I was gonna write about David Price’s start today, but something else happened today that’s probably more important for now.
If you open anything on the internet, especially social media, you’ll more than likely see an angry, hairy man holding a batting helmet with the intentions of throwing it, the same hairy man putting up his fists at a pitcher. Benches clearing, and fists flying.
Fitting for the nation’s capital’s baseball team on Memorial Day huh? Kidding. The symbolism of camo jerseys and honoring America’s servicemen isn’t going to stop some guys from throwing down. (As wrong and disrespectful a fight is, even on Memorial Day, it’s not gonna stop. That’s beyond the scope of this article.)
Of course, the goal of these pictures is for you to click on the article to find out how it came to this. I’ll do that job for your sake:
- 8th inning, Nationals-Giants.
- Hunter Strickland, the set-up man for the Giants, against Washington’s best hitter in Bryce Harper.
- Strickland throws a mistake pitch with no discernable intent. Harper gets pissed and charges the mound, holding his helmet. EDIT: apparently these guys have a history, and the pitch was a 98MPH fastball. It was at his hip, but it’s possible that there was intent.
- He doesn’t hit Strickland with the helmet, but he does connect with a fist. And away we go. The benches come out and two Nationals even throw fists at each other accidentally. Good job guys.
What we have now are suspensions, players getting hurt, and yet another internal investigation by the MLB to try and stop this from happening again, all for some cheap entertainment for a percentage of baseball fans.
You may think Bryce Harper’s good for the game. Good for you. Baseball is more fun with players as talented as Harper. There’s more marketable susperstars in baseball now than ever before, all while the MLB struggles to market itself to younger audiences. For as talented as Harper is though, there’s a lot that isn’t so good about him.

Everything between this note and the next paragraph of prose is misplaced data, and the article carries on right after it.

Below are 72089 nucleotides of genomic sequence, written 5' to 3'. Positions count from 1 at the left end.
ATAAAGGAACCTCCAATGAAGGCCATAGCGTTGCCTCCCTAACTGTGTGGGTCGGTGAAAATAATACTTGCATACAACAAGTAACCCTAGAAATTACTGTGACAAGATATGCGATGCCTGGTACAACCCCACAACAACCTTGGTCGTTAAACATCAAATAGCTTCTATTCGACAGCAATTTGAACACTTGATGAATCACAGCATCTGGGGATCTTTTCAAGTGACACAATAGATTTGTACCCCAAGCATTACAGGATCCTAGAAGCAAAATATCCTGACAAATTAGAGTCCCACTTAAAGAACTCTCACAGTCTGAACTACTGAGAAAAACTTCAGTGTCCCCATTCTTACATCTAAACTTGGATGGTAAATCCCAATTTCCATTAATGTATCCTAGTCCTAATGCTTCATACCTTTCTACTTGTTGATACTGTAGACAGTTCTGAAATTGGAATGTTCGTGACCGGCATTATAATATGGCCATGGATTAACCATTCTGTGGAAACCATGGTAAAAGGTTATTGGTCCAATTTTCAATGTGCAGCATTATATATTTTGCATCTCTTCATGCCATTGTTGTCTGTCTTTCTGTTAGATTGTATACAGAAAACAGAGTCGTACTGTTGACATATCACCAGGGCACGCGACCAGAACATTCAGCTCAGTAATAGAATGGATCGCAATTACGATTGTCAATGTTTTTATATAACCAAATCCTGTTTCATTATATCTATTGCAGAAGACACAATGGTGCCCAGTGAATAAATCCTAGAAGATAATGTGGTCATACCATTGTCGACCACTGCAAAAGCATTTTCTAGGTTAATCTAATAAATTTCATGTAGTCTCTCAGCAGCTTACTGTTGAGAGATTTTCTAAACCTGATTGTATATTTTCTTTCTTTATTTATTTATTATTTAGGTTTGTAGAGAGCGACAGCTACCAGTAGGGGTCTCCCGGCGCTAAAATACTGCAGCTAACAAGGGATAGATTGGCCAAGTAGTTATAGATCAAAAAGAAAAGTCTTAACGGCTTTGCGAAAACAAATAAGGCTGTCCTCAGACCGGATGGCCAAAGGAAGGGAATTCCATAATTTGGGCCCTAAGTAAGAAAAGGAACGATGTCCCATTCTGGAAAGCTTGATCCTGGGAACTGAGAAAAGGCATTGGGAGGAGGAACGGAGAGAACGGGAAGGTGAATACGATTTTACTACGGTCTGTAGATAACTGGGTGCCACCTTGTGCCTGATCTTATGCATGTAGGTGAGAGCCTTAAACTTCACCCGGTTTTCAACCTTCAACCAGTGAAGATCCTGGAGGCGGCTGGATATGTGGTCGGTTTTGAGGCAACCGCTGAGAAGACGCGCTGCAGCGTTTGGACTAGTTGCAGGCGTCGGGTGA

He’s been heralded as baseball’s prodigal son ever since the age of 12; the player that will define the game for generations, and an individual player that’s not meant to be treated the same as everybody else, and this makes it impossible for him to swallow his pride and take orders and advice from other people. That’s even if they’re in no position to do so, like Jon Papelbon telling Harper to stop dogging it. Telling Harper to up his game is a personal attack to him. Hitting him with a pitch by accident may result in you getting a fist in your face.
On a somewhat related note, old cranks refer to this wave as the “AAU Generation”, that the kids that grow up with all the training, pickup games, and recruitments that focus solely on individual talent, rather than being a teammate and professional.
Proponents of this theory say that the kids are becoming more entitled and self-centered as a result of all the praise.
This is more the case in basketball players who hope to reach the NBA, but there is also AAU for baseball.
However, the international availability of talent (not just North America, but Central and South America, Korea, Japan, the Netherlands, and there are even players from Africa and Germany) lessens the grip AAU has on deciding the talents who will later become pro players, since there’s worthy competition just about everywhere on the map.
That’s not to say that more diverse and worthy competition humbles baseball players, since baseball is even more so a sport that requires individual talent.
Playing college ball in baseball is also not necessary, since players can sign straight to minor league teams or major league teams through the draft. Baseball is an individual sport, but up-and-coming players are humbled by the many trials it takes to make the pros.
Even the biggest egos in baseball are brought down a size at some point, by roster limits, demotions and constant fear of losing their job.
The fact that Harper thinks so highly of himself is impressive, given how tough it is to become a star player. It’s admirable in a way, but what makes him unlikeable is how he makes his egotism control him when shit hits the fan.
When you read into Bryce Harper’s road to the major leagues, you see “No. 1 prospect, player of the year, No. 1 overall pick“, and a bunch of other big accolades.
Not much about him needing to prove himself beyond proving he’s worth all the number one rankings and plus-plus this and that. No humble beginnings for Mr. Harper is what I’m trying to say, and that’s not all his fault.
What he is responsible for, is letting all the absurd achievements and “cream of the crop” rankings to go straight to his head.